("Justice", No. 1, Winter 1994)
The Right to Inscribe Non-Hebrew Characters on Tombstones
Civil Appeal 294/91, The Burial Society "Jerusalem Community" v. Lionel Kastenbaum, 30.4.1992. P"M 46 (2) 464. Before the President M. Shamgar, the Deputy President M. Elon and Justice E. Barak
This case concerned the issue of principle whether a relative or friend of a deceased person buried in a Jewish cemetery in Israel is permitted to inscribe non-Hebrew characters on the tombstone of the deceased. In a majority judgment, the Supreme Court sitting as a Court of Civil Appeals held that such a person was entitled to use non-Hebrew letters within the framework of his basic rights to freedom of expression, conscience and human dignity.
The brother-in-law of a deceased woman contracted with the appellant Burial Society for the funeral and burial of the deceased on the terms of a "funeral order form". The form contained a provision incorporating the Burial Society’s regulations and an explanation sheet, which the applicant acknowledged with his signature.
Under the terms of these regulations any writing on the tombstone was to be limited solely to Hebrew letters: all numbers, designs and pictures were prohibited. The respondent husband of the deceased requested permission from the Burial Society to inscribe the name and date of birth and death of his wife in English, on the ,rounds that she had lived most of her life in the U.S.A., was known by her English name and had conducted her affairs according to the Gregorian calendar, this had been her wish and grant of permission would allow her family and friends who came from abroad to commune more easily with her memory in the cemetery. The husband’s request was refused.
The appellant is a non-profit organization and the largest burial society operating in Jerusalem. Some other burial societies do allow requests of the type made here. Thus, when the appellant was made aware that tombstones had been erected with non-Hebrew dates, the appellant agreed to allow the respondent to inscribe the Gregorian dates on the back of the tombstone but only in Hebrew letters and not in numerals. During the course of the hearing the appellant also agreed to numerals, provided these were inscribed on the back of the tombstone.
The respondent petitioned the District Court for a declaratory judgment confirming his right to inscribe the name and dates of birth and death of his wife according to the Gregorian calendar in English letters and numerals on the tombstone. The District Court granted the petition.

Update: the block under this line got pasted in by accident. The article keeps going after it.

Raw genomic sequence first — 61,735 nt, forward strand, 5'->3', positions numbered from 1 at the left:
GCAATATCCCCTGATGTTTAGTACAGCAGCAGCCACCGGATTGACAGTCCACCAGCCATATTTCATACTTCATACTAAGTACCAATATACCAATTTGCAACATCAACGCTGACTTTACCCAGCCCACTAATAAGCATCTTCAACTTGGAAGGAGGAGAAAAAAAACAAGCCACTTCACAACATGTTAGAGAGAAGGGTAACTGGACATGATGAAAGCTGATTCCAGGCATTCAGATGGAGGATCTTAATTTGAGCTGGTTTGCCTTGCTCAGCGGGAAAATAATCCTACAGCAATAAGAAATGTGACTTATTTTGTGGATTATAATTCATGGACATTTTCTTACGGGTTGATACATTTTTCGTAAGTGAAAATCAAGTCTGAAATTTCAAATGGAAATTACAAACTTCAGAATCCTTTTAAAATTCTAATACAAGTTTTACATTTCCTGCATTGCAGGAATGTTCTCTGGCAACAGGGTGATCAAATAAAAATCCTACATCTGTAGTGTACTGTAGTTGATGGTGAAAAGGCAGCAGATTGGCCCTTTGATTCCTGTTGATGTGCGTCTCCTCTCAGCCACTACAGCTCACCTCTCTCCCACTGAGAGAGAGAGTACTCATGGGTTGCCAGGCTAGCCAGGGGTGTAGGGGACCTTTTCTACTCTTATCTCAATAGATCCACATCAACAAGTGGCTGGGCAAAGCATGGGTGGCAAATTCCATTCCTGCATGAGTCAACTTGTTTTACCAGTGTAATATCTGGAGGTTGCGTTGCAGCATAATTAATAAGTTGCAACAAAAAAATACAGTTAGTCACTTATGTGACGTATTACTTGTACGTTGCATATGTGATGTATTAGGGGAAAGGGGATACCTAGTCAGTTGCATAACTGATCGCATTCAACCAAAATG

Court of Appeal:
The Burial Society appealed. In long and exhaustive judgments the Justices of the Supreme Court held as follows:
According to President Shamgar the issue at hand was to he resolved by the application of norms prevailing in public and private law concerning the basic rights of an individual, including his individual freedom of expression, as well as elements of contract law intended to protect vital societal interests. The dominant principle is the public value in recognizing the individual’s personal-emotional interests and human dignity, provided that in doing so no substantive harm is caused to the rights of others.
A free society is under an obligation to recognize an individual’s personal-emotional interests and human dignity as a matter of tolerance and understanding. At the same time, society has a right to nurture its culture, national language and historical traditions.
Individual freedom is legitimately barred only where a person’s acts lead to a breach of the law or substantive infringement of another’s rights. The gravity of the breach or infringement are subject to the test of the reasonable man, i.e., an objective as opposed to subjective test.
Every person has the right to honour the memory of his loved ones in a manner corresponding with their values and life styles, provided that by doing so the feelings or legitimate interests of another are not injured.